# Conservation of momentum but not kinetic energy in inelastic collisions

In inelastic collisions, the kinetic energy of the system is not conserved but the momentum is.

Kinetic energy is: $0.5 \times \text{mass} \times \text{velocity}^2$. Momentum is: $\text{mass}\times\text{velocity}$.

I think that considering that mass is constant:

• if Ke must be different also the velocity of the centre of mass of the system must be different, after the collision. On the other hand:

• if the momentum of the system is conserved, the velocity of the centre of mass of the system cannot be different.

So, how can there be a change in kinetic energy of the system if there is no change in momentum? $mv = m_1v_1$

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if mass is assumed to be constant, the velocity of the centre of mass of the system has to be different after the collision for the kinetic energy to be different.

However, if the momentum of the system is conserved, the velocity of the centre of mass of the system should remain the same.

1) mass is not constant and velocity is different: in a completely inelastic collision the two objects (A: m =1, B m = 2) stick together and mass becomes A+B = M = 3

Suppose that $v_a = 6m/s$ and $v_b = 0 \rightarrow E_k = 0.5 * 6^2 = 18, p_a = 1 * 6 = 6, v_{cm} = p/M = 2$

After collision velocity would be anyway lower as KE should be distributed among more mass, but some KE is lost in the crash. How much?

Momentum is conserved: $p_{ab} = 6$ , from this datum you can calculate its velocity: $$v_{ab} = v_{cm}= \frac{6}{3} = 2$$ and $E_k = 0.5 * 2^2 *3 = 6 \rightarrow E_a = 2 + E_b = 4$.

Some energy has been transferred to B, but two thirds of the energy have been lost.

Velocity of center of mass is the same, although KE has changed.

Please note that momentum is conserved because we are assuming that on the surface of contact there is no friction.

...how can there be a change in kinetic energy of the system if there is no change in momentum?

A change of KE without a change of momentum is not only possible but very frequent, because as you noted p = mv momentum varies linearly and KE quadratically. You can get the same product by a wide range of factors: 6 = 6*1, = 3*2, = 2*3, = 1*6, = 0.5*12, etc., different factors give same momentum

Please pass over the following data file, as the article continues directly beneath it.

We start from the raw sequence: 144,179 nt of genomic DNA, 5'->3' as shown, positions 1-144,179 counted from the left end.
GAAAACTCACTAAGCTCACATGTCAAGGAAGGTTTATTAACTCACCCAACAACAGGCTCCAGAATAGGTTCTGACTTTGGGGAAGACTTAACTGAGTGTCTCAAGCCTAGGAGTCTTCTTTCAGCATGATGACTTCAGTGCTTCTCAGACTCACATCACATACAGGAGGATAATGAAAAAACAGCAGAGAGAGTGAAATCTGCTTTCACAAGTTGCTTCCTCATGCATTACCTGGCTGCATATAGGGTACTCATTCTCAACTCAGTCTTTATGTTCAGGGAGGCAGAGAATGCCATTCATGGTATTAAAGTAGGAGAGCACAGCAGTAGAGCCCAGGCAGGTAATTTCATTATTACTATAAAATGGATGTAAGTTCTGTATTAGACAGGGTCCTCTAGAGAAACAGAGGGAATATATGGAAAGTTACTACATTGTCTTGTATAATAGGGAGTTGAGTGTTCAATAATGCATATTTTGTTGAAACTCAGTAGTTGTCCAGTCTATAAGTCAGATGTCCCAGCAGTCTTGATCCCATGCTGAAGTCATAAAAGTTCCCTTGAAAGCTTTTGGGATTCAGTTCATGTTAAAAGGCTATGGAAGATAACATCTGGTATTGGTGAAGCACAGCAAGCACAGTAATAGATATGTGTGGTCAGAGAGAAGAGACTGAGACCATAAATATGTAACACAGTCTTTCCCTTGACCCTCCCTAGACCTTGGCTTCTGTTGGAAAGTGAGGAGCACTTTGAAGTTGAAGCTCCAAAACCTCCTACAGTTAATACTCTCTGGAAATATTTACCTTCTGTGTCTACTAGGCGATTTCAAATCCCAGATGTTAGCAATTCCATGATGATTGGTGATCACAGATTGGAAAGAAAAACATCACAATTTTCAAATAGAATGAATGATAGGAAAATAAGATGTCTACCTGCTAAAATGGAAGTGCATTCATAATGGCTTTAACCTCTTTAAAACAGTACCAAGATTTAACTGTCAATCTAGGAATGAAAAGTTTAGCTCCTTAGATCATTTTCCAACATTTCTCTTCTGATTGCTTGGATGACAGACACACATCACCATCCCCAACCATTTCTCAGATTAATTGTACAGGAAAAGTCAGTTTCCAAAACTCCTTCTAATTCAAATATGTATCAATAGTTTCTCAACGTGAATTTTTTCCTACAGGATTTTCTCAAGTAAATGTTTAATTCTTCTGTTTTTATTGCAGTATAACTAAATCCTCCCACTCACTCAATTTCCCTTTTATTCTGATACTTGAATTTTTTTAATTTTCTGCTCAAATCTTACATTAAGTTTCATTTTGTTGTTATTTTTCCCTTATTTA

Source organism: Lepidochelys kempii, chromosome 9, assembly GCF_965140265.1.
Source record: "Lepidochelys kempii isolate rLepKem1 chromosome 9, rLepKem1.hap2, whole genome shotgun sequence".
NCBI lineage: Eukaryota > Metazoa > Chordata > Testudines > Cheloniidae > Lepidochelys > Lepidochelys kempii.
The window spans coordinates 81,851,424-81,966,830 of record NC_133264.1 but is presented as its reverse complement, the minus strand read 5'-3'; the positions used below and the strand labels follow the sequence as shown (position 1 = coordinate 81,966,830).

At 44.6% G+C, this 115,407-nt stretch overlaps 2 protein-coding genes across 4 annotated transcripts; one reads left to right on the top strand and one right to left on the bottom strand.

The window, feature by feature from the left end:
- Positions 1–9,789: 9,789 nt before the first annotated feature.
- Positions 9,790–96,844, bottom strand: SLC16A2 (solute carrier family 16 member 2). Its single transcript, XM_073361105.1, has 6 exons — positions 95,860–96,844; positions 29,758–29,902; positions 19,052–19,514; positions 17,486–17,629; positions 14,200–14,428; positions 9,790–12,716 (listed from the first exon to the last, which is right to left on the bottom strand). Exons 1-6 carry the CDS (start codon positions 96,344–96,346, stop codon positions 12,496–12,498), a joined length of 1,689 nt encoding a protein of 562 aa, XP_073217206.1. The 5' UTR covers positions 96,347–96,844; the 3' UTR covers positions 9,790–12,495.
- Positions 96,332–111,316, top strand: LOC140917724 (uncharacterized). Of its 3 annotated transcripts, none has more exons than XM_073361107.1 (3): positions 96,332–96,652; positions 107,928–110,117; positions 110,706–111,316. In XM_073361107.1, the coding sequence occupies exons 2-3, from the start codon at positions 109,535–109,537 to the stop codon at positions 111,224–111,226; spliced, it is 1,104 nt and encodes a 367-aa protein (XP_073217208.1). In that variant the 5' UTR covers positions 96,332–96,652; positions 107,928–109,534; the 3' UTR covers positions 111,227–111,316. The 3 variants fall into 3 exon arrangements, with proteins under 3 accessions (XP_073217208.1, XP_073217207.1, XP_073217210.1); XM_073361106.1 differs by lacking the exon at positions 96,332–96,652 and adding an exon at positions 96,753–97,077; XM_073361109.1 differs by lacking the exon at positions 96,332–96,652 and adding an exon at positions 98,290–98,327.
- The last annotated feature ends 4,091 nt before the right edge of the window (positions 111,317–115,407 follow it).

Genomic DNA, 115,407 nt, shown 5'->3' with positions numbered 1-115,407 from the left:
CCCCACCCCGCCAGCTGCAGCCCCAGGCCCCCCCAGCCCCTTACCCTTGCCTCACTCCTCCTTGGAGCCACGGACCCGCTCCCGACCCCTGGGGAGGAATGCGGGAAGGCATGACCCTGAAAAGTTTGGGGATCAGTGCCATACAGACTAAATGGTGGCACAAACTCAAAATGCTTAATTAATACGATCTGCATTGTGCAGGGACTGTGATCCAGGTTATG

All these factors give same values for m*v, but as the figure for v must be squared, you get all different values between momentum and energy, therefore the same factors give momentum = 6, but KE =3, =6, =9, =18, =72, etc, same momentum corresponds to many different values of KE

I hope this clarified all your doubts

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The mass of the system IS constant! –  Bill N Apr 16 at 18:29

A simple counterexample:

Imagine two particles with opposite direction and equal speed. The center of mass does not move, yet the kinetic energy of the system is non-zero.

Now let both particles come to rest (by friction, hitting a wall, whatever). The kinetic energy is now zero, and total momentum has been conserved, while energy is not.

The crucial point is that kinetic energy depends on the square of velocity, $E_\mathrm{kin} = \frac{1}{2}mv^2$, and so is always positive - it cannot "cancel out" as momentum does, so momentum $\vec p = m \vec v$ can perfectly be conserved while the kinetic energy changes if the terms with "positive" and "negative" sign decrease or increase in a fashion that keeps the total momentum constant.

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So is it incorrect to talk about the kinetic energy of a system in terms of its centre of mass? –  jerry Sep 3 '14 at 16:15
@jerry it is basically because you are relating a scalar(kinetic energy) with a vector(momentum)..... anyways a very good question –  rjmessibarca Sep 3 '14 at 16:31
@jerry You can do the analysis in the center of mass frame, in which the C.O.M. is at rest, and total momentum is zero. Is the kinetic energy of the system zero? –  garyp Sep 7 '14 at 12:33

... if the momentum of the system is conserved, the velocity of the centre of mass of the system should remain the same.

True.

... the velocity of the centre of mass of the system has to be different after the collision for the kinetic energy to be different.

False.

So, how can there be a change in kinetic energy of the system if there is no change in momentum?

Each particle changes momentum during the collision - let's examine how that works.

Before the collision, break the velocity of each particle in two parts (with vector subtraction) - one that travels with centre mass and one that travels towards centre mass. After the collision, the centre mass continues, but the inward momentum (and its contribution to kinetic energy) are gone. Does that make sense?

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